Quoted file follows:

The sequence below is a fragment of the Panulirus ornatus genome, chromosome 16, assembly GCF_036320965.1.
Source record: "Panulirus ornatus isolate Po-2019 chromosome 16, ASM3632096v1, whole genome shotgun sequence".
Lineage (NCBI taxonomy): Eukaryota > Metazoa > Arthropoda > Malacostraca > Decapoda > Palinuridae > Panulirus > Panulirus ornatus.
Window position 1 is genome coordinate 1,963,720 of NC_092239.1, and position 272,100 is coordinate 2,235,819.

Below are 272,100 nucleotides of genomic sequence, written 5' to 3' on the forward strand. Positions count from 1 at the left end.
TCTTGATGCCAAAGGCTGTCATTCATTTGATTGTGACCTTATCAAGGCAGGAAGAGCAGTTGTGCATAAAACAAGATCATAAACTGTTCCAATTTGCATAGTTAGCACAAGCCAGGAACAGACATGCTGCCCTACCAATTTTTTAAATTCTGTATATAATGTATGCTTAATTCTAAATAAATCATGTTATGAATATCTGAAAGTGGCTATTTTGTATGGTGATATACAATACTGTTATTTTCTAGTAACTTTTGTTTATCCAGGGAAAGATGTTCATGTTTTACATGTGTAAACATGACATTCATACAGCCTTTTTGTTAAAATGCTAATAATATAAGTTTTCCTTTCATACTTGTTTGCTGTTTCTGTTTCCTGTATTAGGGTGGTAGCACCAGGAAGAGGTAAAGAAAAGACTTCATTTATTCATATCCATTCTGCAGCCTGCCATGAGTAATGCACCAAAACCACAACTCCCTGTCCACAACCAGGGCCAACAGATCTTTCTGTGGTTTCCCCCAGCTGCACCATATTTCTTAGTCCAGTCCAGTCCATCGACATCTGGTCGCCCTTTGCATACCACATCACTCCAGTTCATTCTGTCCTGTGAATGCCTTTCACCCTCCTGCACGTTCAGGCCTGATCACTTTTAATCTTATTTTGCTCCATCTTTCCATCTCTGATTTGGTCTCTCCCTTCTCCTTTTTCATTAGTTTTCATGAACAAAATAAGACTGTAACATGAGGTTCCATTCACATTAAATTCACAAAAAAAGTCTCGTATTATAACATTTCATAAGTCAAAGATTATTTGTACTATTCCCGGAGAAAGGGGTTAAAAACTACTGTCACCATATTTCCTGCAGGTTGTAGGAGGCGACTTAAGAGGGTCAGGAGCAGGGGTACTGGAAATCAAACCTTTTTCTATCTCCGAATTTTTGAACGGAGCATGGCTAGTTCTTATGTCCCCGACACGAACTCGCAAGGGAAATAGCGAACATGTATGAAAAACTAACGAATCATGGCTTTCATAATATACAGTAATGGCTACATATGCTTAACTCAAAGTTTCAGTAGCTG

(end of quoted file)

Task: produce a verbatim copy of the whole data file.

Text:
The sequence below is a fragment of the Panulirus ornatus genome, chromosome 16, assembly GCF_036320965.1.
Source record: "Panulirus ornatus isolate Po-2019 chromosome 16, ASM3632096v1, whole genome shotgun sequence".
Lineage (NCBI taxonomy): Eukaryota > Metazoa > Arthropoda > Malacostraca > Decapoda > Palinuridae > Panulirus > Panulirus ornatus.
Window position 1 is genome coordinate 1,963,720 of NC_092239.1, and position 272,100 is coordinate 2,235,819.

Below are 272,100 nucleotides of genomic sequence, written 5' to 3' on the forward strand. Positions count from 1 at the left end.
TCTTGATGCCAAAGGCTGTCATTCATTTGATTGTGACCTTATCAAGGCAGGAAGAGCAGTTGTGCATAAAACAAGATCATAAACTGTTCCAATTTGCATAGTTAGCACAAGCCAGGAACAGACATGCTGCCCTACCAATTTTTTAAATTCTGTATATAATGTATGCTTAATTCTAAATAAATCATGTTATGAATATCTGAAAGTGGCTATTTTGTATGGTGATATACAATACTGTTATTTTCTAGTAACTTTTGTTTATCCAGGGAAAGATGTTCATGTTTTACATGTGTAAACATGACATTCATACAGCCTTTTTGTTAAAATGCTAATAATATAAGTTTTCCTTTCATACTTGTTTGCTGTTTCTGTTTCCTGTATTAGGGTGGTAGCACCAGGAAGAGGTAAAGAAAAGACTTCATTTATTCATATCCATTCTGCAGCCTGCCATGAGTAATGCACCAAAACCACAACTCCCTGTCCACAACCAGGGCCAACAGATCTTTCTGTGGTTTCCCCCAGCTGCACCATATTTCTTAGTCCAGTCCAGTCCATCGACATCTGGTCGCCCTTTGCATACCACATCACTCCAGTTCATTCTGTCCTGTGAATGCCTTTCACCCTCCTGCACGTTCAGGCCTGATCACTTTTAATCTTATTTTGCTCCATCTTTCCATCTCTGATTTGGTCTCTCCCTTCTCCTTTTTCATTAGTTTTCATGAACAAAATAAGACTGTAACATGAGGTTCCATTCACATTAAATTCACAAAAAAAGTCTCGTATTATAACATTTCATAAGTCAAAGATTATTTGTACTATTCCCGGAGAAAGGGGTTAAAAACTACTGTCACCATATTTCCTGCAGGTTGTAGGAGGCGACTTAAGAGGGTCAGGAGCAGGGGTACTGGAAATCAAACCTTTTTCTATCTCCGAATTTTTGAACGGAGCATGGCTAGTTCTTATGTCCCCGACACGAACTCGCAAGGGAAATAGCGAACATGTATGAAAAACTAACGAATCATGGCTTTCATAATATACAGTAATGGCTACATATGCTTAACTCAAAGTTTCAGTAGCTG